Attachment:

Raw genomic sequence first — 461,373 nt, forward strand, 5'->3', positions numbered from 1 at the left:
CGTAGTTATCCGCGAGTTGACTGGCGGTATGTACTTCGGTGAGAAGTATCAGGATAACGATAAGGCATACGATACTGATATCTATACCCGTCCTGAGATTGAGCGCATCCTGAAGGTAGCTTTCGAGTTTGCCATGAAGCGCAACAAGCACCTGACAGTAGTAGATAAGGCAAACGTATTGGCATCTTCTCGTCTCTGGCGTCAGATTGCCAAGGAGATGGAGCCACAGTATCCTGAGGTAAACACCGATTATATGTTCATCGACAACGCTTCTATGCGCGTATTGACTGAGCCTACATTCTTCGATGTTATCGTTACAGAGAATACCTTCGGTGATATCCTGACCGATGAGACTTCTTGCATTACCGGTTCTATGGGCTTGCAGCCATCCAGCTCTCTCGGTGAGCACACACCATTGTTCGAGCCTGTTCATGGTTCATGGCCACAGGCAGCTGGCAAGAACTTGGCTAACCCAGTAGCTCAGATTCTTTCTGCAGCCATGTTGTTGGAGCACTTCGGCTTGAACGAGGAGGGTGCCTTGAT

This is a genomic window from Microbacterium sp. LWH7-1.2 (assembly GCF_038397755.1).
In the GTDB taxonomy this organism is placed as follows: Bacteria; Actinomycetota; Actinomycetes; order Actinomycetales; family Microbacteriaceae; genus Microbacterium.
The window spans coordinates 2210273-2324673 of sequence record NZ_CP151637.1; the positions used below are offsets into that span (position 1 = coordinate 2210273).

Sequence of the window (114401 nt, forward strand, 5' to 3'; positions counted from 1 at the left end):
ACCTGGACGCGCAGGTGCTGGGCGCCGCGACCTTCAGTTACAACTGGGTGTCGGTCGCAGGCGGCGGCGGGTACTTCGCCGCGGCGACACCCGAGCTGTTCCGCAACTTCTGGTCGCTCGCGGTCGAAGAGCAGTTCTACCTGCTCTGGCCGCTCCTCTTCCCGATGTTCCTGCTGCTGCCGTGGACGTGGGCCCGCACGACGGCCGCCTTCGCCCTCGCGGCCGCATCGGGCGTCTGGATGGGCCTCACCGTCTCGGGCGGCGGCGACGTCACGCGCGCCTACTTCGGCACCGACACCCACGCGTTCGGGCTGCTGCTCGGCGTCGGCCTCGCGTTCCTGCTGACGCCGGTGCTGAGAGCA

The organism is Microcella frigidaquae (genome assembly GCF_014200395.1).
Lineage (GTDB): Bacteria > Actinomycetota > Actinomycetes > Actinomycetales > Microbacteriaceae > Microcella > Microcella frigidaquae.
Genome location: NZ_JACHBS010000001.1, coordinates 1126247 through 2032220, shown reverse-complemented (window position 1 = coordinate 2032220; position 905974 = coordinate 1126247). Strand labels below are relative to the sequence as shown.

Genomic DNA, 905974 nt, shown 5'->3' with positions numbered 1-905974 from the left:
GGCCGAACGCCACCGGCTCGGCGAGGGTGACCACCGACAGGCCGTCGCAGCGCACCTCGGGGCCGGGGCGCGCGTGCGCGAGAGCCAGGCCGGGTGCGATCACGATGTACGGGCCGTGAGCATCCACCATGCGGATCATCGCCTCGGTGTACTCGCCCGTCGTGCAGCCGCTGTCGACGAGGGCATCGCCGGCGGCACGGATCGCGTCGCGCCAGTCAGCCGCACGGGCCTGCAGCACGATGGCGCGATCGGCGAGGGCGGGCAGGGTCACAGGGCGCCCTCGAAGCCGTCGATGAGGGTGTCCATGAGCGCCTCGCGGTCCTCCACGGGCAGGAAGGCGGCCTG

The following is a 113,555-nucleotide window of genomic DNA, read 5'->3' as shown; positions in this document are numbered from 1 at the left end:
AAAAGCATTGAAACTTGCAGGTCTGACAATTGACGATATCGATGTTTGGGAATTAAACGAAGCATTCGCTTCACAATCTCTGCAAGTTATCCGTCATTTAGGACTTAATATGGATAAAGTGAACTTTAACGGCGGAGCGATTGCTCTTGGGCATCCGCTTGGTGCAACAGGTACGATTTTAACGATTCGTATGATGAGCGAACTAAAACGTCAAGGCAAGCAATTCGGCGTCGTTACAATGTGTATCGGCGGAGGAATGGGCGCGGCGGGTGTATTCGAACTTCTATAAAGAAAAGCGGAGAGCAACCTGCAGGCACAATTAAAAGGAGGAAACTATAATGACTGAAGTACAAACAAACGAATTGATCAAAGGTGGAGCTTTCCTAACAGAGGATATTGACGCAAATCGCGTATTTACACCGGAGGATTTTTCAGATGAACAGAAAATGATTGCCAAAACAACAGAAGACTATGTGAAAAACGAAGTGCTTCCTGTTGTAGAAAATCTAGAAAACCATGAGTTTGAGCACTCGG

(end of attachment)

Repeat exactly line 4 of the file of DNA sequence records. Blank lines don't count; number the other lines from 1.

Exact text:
In the GTDB taxonomy this organism is placed as follows: Bacteria; Actinomycetota; Actinomycetes; order Actinomycetales; family Microbacteriaceae; genus Microbacterium.